Saturday, April 18, 2009

learn to act your age, young lady

In the past few decades there has been a growing gap between adults and children commonly known as the teenager. The teenager is characterized by loud angry music, clothing that is either a size too small or too large, and an excessive use of eyeliner. Common symptoms of the teenager are bouts of moodiness, an obsessive need to slam doors, and feelings of alienation. Parents may feel that their children are in fact extra terrestrials, and not the cute kind that you can easily handle with a package of reeses pieces.

This relatively new phenomenon is now viewed as a rite of passage, a step in natural development. To parents, it is a nightmare, a second childhood for the immature at heart.

There is a sub-breed that is not oft mentioned, too frightening and weird for a person not of the Krell capacity to imagine. I was such a species, a teenager whose goal was not to be excessively weighty....

It was to be eighty.

If there was any morbidity it was that my tombstone might read-born nineteen oh eight. Boy she was swell, keen, moidergate.

I never wished to dye my locks black, only to wear a multitude of hats. I'd enjoy an instant sanka over a brewsky, and did not treat grammar loosely. To Sinatra and Garland about my room I would twirl, I desperately wished my hair would pin curl.

This was my rebellion, but it lead to a different form of alienation. Not from my parents, but from my peers. The difference is that this was not a phase. There is no cure because I have never viewed it as a sickness.

I never wanted to be different. I do not wear individuality like a pin on my sleeve, a thing to parade for the sake of show, because I know that I wear pieces of past conformity.

And Rhett Butler taught me not to give a damn.

I now view that alien-ness, that sense of utter alienation, as a true blessing, because I have always been able to think for myself. I have never wished, if I only had my own brain, my own heart, my own thoughts that are not wrapped up in how to wear my hair just so or what celebrity I should plaster on my wall. I escaped the herd, and thus I escaped the slaughter.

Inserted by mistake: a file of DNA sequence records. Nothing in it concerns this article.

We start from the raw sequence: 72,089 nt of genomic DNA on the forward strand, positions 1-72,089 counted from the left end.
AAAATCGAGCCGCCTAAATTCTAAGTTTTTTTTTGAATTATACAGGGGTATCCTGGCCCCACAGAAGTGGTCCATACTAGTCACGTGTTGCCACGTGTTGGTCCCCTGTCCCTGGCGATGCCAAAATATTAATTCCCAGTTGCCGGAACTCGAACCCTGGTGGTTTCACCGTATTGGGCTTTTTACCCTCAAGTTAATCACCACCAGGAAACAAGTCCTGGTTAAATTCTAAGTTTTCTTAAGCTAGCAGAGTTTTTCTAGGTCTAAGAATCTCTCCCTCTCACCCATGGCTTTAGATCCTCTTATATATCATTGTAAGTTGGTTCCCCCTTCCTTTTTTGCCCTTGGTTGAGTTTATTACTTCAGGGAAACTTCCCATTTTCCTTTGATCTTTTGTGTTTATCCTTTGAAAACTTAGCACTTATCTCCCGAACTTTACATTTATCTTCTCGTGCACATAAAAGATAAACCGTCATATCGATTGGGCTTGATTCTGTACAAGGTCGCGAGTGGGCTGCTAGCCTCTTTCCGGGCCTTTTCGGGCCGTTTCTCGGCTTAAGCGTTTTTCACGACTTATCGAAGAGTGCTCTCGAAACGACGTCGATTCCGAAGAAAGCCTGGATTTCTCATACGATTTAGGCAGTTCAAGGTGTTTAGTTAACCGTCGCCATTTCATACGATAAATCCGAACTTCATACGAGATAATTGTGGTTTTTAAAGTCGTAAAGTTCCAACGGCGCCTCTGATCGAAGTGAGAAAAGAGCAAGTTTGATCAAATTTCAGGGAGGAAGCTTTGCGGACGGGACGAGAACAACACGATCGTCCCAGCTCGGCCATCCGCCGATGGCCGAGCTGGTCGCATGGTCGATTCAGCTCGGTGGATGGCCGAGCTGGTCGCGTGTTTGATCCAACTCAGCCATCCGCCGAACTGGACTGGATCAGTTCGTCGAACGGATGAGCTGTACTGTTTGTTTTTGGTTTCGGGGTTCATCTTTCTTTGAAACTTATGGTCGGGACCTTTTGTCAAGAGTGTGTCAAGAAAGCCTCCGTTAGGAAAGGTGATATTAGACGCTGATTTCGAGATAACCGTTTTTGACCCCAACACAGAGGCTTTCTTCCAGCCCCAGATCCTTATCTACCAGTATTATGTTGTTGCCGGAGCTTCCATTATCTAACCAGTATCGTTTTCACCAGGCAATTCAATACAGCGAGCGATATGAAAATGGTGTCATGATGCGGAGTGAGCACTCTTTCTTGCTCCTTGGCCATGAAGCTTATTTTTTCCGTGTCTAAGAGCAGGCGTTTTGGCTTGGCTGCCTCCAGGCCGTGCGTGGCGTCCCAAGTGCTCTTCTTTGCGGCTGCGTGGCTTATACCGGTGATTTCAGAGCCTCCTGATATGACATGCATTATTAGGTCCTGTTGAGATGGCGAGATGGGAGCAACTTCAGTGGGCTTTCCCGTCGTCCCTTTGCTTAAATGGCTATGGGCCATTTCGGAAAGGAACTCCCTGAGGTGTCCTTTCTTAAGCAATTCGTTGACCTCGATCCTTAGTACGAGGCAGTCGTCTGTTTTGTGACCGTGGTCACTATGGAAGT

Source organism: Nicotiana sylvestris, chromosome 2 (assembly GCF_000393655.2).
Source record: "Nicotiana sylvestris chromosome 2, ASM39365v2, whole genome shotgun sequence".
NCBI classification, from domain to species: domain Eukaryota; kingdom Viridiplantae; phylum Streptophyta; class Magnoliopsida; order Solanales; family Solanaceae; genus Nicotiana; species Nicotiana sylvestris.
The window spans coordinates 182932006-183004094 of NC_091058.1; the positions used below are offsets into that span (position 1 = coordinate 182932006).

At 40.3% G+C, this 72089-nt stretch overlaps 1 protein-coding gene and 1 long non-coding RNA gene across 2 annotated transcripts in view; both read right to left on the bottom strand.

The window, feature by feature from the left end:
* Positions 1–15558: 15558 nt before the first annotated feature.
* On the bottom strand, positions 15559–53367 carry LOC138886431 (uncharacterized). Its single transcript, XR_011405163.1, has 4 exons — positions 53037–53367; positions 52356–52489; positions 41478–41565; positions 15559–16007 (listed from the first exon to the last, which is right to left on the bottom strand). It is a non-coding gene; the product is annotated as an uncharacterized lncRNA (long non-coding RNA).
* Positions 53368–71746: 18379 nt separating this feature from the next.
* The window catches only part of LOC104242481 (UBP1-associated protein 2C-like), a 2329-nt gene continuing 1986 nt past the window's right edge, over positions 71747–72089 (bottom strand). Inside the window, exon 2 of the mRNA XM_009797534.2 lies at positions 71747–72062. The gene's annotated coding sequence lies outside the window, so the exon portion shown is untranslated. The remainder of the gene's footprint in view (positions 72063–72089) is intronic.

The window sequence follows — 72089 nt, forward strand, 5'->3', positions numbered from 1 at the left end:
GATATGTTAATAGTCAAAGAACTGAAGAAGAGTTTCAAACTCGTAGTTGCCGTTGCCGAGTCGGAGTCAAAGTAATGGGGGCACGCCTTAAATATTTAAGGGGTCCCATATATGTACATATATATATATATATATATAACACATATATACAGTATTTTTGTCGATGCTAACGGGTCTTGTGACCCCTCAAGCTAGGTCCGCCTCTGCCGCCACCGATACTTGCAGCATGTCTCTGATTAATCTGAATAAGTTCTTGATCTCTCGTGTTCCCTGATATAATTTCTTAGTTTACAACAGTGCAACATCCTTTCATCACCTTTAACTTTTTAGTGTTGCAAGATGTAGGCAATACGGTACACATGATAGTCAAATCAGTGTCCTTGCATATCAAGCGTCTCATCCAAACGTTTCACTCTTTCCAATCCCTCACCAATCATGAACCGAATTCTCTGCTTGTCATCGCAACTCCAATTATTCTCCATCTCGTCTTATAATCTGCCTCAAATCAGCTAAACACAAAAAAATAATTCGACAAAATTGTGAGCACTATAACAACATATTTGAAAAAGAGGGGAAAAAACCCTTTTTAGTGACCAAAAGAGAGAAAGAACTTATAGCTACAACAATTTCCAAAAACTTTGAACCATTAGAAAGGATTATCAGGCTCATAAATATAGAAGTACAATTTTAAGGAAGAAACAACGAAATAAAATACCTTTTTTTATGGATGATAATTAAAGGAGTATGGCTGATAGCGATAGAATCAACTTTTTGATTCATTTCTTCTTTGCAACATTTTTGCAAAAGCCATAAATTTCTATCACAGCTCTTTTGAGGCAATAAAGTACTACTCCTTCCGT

Don't dare to be different. Dare to be yourself.

And I'm not puffing on my slightly overwrought and cliched cigar.

5 comments:

  1. I swear- I could have written this! (though not as nicely!) I went through the same thing as a teenager. Everyone thought I was so strange- ew! why does she listen to music by dead guys? But I feel exactly the same way as you- by liking classic movies & sinatra as a teenager, I ended up being a person who is confident in who I am. It's funny that we were both like this as teens and probably both thought we were the only ones on the planet who liked these things at the time! If only there had been blogs back then we wouldn't have felt so alienated!

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  2. I completely agree, it's so nice to know that there are other people out there, however few, who also enjoy these sorts of things. :)

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  3. Meredith, darling! This is absolutely magnificent. I adore it. And you, of course. I don't have to tell you that I've always felt the exact same way. ♥

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  4. IAWTP! You should be a writer you have a wonderful way of expressing yourself with written words. I wish I could do the same!

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  5. kate aka billie: ♥

    alexa: thank you so much doll! *blushes*

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